For two years, the Baltic nation of 2.8 million people has promoted itself as a launchpad for hi-tech upstarts eyeing the European Union and the euro region, offering English-language services and three-month approval for licenses. Big-name companies to obtain banking and e-money permits include London-based Revolut and Google Payment.
The initiative has led to the issuance of 45 e-money licenses, according to Invest Lithuania, the country’s investment agency. That’s second only to the UK, which has doled out 146.
“Lithuania’s drive to establish itself as a tech hub will attract further foreign investment,” Fitch Ratings said in a report. Its “friendly regulatory environment, technical infrastructure and euro-zone membership will continue to act as a catalyst for tech realities going forward.”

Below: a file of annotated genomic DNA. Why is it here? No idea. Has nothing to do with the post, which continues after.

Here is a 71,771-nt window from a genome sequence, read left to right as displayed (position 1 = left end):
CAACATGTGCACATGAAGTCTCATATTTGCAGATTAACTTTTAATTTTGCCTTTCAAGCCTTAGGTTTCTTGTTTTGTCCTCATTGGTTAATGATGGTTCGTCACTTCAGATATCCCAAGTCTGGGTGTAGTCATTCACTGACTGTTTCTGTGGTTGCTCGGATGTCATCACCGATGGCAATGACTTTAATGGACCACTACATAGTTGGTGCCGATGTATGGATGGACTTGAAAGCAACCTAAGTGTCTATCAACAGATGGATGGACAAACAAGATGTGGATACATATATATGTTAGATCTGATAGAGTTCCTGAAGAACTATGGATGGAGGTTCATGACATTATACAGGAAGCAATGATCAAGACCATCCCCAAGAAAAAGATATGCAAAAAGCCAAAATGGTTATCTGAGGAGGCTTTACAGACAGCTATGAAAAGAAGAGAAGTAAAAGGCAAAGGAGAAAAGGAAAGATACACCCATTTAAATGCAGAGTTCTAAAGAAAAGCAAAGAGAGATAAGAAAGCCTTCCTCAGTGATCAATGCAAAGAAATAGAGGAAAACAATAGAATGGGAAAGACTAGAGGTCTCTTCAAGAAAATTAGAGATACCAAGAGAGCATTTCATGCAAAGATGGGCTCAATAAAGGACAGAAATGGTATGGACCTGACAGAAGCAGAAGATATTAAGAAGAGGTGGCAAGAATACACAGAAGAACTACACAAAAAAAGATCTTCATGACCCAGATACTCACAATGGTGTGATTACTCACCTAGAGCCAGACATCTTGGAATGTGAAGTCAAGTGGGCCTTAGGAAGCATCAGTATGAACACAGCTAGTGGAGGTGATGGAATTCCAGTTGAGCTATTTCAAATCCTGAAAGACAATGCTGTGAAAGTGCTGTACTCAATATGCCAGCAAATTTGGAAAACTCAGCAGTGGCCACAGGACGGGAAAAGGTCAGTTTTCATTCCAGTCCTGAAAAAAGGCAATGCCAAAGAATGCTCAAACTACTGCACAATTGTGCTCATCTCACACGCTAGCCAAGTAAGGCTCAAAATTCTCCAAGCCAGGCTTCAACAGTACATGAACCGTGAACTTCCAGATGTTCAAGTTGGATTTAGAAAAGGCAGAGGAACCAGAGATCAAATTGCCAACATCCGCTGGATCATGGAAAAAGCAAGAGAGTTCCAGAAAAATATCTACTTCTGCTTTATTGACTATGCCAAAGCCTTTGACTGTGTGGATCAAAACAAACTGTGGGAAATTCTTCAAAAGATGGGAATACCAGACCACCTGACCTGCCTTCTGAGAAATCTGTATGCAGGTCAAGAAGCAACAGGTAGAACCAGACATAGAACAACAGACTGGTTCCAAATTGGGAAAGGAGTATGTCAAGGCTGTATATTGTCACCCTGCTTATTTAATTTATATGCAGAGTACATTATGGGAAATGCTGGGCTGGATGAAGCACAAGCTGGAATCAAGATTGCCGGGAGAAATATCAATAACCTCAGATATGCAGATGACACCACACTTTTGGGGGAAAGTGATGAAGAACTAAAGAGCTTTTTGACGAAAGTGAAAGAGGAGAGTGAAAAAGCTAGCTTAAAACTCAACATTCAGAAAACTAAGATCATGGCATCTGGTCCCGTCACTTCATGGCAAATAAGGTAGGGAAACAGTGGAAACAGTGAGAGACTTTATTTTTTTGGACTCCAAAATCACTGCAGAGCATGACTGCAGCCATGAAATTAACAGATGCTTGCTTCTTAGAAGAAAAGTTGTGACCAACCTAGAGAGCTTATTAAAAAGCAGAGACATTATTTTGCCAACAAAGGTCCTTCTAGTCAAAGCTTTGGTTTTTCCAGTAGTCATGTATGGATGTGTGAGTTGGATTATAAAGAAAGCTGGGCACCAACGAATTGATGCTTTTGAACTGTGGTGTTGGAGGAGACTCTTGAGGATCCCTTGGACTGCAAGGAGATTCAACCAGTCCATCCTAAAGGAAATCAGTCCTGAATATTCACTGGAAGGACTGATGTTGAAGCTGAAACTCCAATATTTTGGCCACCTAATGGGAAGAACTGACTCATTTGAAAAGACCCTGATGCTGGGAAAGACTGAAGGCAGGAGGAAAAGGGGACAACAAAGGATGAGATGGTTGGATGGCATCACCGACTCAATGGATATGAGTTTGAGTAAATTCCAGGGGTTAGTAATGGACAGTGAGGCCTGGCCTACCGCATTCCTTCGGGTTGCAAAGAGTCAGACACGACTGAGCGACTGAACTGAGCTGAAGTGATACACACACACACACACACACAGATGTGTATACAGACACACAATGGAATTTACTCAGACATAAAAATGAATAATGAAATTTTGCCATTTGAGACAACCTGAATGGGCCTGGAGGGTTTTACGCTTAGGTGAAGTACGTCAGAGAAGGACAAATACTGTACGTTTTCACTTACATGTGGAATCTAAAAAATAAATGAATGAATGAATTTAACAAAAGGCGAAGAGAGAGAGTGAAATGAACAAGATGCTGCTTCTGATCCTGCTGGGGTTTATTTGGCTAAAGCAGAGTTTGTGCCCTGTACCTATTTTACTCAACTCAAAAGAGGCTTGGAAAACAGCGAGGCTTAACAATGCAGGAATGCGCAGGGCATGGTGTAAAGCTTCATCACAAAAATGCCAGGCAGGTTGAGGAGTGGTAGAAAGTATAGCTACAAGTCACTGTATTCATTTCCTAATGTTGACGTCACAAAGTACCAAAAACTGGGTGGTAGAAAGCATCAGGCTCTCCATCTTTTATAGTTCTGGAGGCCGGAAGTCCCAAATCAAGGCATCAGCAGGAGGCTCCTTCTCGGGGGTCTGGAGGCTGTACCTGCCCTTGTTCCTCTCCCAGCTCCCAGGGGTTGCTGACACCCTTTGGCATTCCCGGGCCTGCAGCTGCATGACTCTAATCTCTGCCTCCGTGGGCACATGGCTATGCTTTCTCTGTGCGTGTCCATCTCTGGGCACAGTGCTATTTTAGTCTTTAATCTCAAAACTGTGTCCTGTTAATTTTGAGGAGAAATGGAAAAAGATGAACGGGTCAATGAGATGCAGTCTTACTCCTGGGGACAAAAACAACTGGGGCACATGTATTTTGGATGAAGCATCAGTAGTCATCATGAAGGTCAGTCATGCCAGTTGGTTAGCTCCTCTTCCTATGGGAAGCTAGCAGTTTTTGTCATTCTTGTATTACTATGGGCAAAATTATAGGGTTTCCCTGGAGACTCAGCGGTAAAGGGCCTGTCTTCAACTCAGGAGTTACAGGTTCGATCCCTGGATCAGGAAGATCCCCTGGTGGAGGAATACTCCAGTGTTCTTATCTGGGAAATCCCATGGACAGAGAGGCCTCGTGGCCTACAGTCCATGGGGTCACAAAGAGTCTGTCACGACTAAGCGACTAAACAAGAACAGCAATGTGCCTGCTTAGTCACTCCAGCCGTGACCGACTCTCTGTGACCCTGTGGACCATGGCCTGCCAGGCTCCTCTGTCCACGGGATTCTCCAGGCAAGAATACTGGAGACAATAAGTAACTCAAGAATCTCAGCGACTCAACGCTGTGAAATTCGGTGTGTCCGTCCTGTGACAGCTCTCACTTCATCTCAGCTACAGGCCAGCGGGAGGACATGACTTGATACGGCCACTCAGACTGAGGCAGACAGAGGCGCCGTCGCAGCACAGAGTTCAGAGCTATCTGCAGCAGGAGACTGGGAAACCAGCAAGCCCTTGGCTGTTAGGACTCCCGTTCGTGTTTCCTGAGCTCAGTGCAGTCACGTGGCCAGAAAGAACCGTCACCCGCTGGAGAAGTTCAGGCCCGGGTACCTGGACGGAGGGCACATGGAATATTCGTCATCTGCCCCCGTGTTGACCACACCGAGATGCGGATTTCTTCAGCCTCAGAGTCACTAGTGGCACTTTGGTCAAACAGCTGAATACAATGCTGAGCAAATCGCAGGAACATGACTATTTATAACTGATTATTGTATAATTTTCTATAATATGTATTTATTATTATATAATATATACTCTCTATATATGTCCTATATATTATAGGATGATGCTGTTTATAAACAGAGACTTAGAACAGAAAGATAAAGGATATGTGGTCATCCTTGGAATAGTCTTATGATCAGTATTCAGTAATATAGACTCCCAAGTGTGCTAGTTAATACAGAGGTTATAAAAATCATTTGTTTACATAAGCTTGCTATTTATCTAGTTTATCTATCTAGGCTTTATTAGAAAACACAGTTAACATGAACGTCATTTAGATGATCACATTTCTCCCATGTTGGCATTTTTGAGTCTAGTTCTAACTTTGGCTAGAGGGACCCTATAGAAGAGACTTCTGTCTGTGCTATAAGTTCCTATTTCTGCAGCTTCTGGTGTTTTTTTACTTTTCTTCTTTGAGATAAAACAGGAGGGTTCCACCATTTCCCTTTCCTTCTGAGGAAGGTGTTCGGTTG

Like nearby Estonia, the trailblazer for e-citizenship, Lithuania can sense an opportunity. A fintech strategy approved this month envisages the sector will expand 15% this year. Officials will hope lenders continue to dodge the banking scandals that have sapped trust in the other two Baltic countries.
© 2019 Bloomberg L.P